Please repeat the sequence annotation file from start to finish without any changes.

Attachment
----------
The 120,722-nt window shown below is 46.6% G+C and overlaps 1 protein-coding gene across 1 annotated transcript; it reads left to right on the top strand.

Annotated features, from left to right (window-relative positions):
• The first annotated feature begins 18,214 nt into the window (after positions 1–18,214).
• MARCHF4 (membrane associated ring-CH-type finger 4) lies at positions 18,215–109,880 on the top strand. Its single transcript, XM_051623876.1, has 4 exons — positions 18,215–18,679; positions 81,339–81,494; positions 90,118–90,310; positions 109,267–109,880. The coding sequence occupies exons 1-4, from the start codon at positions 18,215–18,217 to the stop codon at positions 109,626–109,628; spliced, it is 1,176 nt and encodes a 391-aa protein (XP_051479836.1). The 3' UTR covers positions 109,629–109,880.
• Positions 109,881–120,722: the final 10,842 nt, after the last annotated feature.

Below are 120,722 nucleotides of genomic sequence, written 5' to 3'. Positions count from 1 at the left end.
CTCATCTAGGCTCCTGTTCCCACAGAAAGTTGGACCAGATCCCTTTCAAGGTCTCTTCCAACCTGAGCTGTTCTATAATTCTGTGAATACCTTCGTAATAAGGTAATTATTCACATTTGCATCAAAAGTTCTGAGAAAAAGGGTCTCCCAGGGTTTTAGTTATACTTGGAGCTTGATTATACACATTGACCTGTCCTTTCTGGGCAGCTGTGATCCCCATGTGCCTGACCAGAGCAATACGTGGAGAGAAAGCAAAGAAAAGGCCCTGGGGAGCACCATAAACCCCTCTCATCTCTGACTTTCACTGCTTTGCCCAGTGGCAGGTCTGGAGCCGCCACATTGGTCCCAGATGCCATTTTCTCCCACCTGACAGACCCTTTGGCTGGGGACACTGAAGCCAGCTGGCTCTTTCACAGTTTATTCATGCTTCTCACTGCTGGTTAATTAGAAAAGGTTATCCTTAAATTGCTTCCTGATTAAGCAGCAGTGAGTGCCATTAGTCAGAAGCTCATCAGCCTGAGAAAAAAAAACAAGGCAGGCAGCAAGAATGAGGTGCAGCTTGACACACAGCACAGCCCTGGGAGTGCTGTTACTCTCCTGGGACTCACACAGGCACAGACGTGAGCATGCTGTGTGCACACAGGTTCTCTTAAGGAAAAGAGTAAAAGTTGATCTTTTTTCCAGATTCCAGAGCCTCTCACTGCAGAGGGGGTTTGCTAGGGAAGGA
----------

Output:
The 120,722-nt window shown below is 46.6% G+C and overlaps 1 protein-coding gene across 1 annotated transcript; it reads left to right on the top strand.

Annotated features, from left to right (window-relative positions):
• The first annotated feature begins 18,214 nt into the window (after positions 1–18,214).
• MARCHF4 (membrane associated ring-CH-type finger 4) lies at positions 18,215–109,880 on the top strand. Its single transcript, XM_051623876.1, has 4 exons — positions 18,215–18,679; positions 81,339–81,494; positions 90,118–90,310; positions 109,267–109,880. The coding sequence occupies exons 1-4, from the start codon at positions 18,215–18,217 to the stop codon at positions 109,626–109,628; spliced, it is 1,176 nt and encodes a 391-aa protein (XP_051479836.1). The 3' UTR covers positions 109,629–109,880.
• Positions 109,881–120,722: the final 10,842 nt, after the last annotated feature.

Below are 120,722 nucleotides of genomic sequence, written 5' to 3'. Positions count from 1 at the left end.
CTCATCTAGGCTCCTGTTCCCACAGAAAGTTGGACCAGATCCCTTTCAAGGTCTCTTCCAACCTGAGCTGTTCTATAATTCTGTGAATACCTTCGTAATAAGGTAATTATTCACATTTGCATCAAAAGTTCTGAGAAAAAGGGTCTCCCAGGGTTTTAGTTATACTTGGAGCTTGATTATACACATTGACCTGTCCTTTCTGGGCAGCTGTGATCCCCATGTGCCTGACCAGAGCAATACGTGGAGAGAAAGCAAAGAAAAGGCCCTGGGGAGCACCATAAACCCCTCTCATCTCTGACTTTCACTGCTTTGCCCAGTGGCAGGTCTGGAGCCGCCACATTGGTCCCAGATGCCATTTTCTCCCACCTGACAGACCCTTTGGCTGGGGACACTGAAGCCAGCTGGCTCTTTCACAGTTTATTCATGCTTCTCACTGCTGGTTAATTAGAAAAGGTTATCCTTAAATTGCTTCCTGATTAAGCAGCAGTGAGTGCCATTAGTCAGAAGCTCATCAGCCTGAGAAAAAAAAACAAGGCAGGCAGCAAGAATGAGGTGCAGCTTGACACACAGCACAGCCCTGGGAGTGCTGTTACTCTCCTGGGACTCACACAGGCACAGACGTGAGCATGCTGTGTGCACACAGGTTCTCTTAAGGAAAAGAGTAAAAGTTGATCTTTTTTCCAGATTCCAGAGCCTCTCACTGCAGAGGGGGTTTGCTAGGGAAGGA